Objective: To determine whether dietary supplementation with fish oil adversely affects glycemic control in patients with hypertension.
Design: Randomized, double-blind, placebo-controlled study.
Patients: 78 persons with untreated hypertension recruited from a population survey.
Intervention: Participants were randomly assigned to receive eicosapentaenoic and docosahexaenoic acids, 4 g/d, or corn oil placebo, 4 g/d, for 16 weeks.
Measurements: An oral glucose tolerance test; assessments of insulin release, glucose disposal, and insulin sensitivity done using the hyperglycemic clamp technique to keep plasma glucose levels at 10 mmol/L for 180 minutes; assessment of insulin sensitivity done using a euglycemic hyperinsulinemic clamp technique (infusing insulin and glucose to keep plasma glucose levels at 5 mmol/L); assessments of lipid levels and blood pressure. Measurements were done before and after intervention.
Results: Changes in integrated glucose and insulin response after the oral glucose challenge did not differ between the fish oil and corn oil groups after intervention (-0.6 +/- 0.7 compared with -1.0 +/- 0.6 mmol/L [P > 0.3] for integrated glucose and 143 +/- 76 compared with 169 +/- 84 pmol/L [P > 0.3] for insulin response). Changes in first-phase insulin release (34 +/- 72 pmol/L in the fish oil group compared with 191 +/- 112 pmol/L in the corn oil group [P > 0.3]), second-phase insulin release (179 +/- 66 pmol/L compared with 257 +/- 122 pmol/L [P > 0.3]), and insulin sensitivity index (-0.03 +/- 0.01 compared with -0.01 +/- 0.01 [mumol/kg.min divided by pmol/L]; P > 0.3) were also similar in both groups after treatment. Fish oil lowered systolic blood pressure by 3.8 mm Hg more than control (P = 0.04) and lowered diastolic blood pressure by 2.0 mm Hg more than control (P = 0.10). After fish oil treatment, triglyceride levels decreased by 0.28 +/- 0.08 mmol/L more than control (P = 0.01), and very-low-density lipoprotein cholesterol levels decreased by 0.13 +/- 0.04 mmol/L more than control (P = 0.01).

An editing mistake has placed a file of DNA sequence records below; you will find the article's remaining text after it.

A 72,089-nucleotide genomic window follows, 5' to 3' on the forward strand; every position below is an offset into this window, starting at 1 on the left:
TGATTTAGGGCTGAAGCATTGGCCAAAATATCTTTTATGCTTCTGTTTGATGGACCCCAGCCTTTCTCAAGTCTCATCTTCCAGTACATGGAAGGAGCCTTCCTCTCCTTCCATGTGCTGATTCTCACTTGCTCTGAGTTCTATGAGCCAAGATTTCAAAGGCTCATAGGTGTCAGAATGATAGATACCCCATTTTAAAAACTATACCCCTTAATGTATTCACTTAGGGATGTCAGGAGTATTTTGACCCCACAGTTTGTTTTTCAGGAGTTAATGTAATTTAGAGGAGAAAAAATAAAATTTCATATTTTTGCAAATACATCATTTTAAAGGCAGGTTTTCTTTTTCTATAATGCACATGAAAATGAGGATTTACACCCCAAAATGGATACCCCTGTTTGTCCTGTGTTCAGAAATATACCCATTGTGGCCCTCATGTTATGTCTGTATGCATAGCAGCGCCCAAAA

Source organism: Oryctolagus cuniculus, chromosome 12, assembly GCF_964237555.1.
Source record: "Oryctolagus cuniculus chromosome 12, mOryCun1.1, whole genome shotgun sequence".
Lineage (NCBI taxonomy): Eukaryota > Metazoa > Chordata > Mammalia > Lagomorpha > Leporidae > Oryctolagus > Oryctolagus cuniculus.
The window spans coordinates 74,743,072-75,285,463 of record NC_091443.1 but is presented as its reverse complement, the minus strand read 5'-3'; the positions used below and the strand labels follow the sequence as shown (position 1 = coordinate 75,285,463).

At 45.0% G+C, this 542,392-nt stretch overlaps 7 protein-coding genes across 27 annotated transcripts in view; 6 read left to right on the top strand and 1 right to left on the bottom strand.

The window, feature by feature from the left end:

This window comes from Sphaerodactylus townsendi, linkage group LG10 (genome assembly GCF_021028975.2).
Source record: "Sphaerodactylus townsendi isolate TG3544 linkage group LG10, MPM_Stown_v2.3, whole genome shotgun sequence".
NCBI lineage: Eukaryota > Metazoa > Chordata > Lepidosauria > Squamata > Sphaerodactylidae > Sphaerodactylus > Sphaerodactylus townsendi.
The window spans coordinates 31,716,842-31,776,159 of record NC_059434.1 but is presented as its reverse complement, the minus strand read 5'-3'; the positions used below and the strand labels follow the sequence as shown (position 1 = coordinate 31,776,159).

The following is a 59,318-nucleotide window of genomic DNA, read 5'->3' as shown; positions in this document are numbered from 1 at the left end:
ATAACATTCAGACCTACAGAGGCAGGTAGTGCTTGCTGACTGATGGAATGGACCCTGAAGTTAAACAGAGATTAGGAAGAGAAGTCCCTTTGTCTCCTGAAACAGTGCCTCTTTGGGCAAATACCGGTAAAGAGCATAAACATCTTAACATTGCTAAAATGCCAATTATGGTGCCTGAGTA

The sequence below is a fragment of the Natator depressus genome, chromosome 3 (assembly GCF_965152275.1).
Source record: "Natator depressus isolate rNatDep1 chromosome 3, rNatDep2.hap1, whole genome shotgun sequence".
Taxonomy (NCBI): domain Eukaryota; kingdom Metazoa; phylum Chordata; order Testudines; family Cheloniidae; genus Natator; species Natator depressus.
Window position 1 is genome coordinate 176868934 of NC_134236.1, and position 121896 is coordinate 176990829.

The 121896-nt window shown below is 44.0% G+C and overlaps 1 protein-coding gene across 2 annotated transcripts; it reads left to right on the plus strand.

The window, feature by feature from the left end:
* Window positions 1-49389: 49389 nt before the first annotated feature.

Conclusion: Fish oil, in doses that reduce blood pressure and lipid levels in hypertensive persons, does not adversely affect glucose metabolism.